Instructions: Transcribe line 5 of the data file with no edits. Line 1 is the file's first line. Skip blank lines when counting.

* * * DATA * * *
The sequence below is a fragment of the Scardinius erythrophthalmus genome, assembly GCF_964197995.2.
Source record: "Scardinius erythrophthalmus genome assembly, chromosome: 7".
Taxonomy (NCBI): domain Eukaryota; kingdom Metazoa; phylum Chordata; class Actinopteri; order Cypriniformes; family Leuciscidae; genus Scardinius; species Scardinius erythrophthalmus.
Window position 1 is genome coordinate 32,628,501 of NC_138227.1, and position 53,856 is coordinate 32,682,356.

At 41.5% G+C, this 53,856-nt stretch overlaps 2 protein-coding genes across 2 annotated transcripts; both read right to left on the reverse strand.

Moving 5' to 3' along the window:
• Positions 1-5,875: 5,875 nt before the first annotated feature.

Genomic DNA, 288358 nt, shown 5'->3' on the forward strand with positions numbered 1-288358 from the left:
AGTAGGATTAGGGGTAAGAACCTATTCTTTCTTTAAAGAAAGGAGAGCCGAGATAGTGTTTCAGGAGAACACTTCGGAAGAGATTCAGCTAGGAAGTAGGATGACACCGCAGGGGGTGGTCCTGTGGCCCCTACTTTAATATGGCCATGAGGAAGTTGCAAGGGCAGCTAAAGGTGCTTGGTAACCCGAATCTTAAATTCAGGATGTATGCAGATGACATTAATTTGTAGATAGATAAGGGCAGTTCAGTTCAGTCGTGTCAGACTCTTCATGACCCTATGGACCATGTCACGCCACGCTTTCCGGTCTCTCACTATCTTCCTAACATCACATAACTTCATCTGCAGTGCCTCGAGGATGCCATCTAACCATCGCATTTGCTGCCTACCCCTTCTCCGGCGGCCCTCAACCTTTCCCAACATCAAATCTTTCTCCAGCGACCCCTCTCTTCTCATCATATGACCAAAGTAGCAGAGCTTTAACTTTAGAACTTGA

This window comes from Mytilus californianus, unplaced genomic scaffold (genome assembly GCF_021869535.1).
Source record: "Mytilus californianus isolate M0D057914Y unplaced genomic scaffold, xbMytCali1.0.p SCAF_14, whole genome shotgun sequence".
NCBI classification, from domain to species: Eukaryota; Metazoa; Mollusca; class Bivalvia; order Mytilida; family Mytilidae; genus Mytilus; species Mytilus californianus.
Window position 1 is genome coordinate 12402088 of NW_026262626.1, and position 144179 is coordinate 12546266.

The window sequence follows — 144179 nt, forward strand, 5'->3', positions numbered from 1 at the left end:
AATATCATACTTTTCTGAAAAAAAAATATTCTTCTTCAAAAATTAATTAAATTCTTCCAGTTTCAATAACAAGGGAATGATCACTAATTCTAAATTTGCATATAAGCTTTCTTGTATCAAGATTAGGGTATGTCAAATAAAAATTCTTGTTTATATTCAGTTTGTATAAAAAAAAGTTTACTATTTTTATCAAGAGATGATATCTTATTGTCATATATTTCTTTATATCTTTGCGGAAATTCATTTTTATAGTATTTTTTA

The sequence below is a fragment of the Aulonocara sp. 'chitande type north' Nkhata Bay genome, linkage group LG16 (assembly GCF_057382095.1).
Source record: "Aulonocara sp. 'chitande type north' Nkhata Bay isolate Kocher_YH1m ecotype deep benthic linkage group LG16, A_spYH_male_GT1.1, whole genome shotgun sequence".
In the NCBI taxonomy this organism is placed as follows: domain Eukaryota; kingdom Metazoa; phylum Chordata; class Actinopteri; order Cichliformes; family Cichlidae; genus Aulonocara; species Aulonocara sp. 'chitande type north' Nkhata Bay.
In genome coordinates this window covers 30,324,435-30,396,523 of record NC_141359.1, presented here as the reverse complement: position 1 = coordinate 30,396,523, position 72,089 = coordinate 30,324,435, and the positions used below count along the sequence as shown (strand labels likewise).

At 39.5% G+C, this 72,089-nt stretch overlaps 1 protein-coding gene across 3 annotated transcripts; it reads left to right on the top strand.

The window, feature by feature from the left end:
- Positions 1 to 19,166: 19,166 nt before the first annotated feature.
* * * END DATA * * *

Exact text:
At 41.5% G+C, this 53,856-nt stretch overlaps 2 protein-coding genes across 2 annotated transcripts; both read right to left on the reverse strand.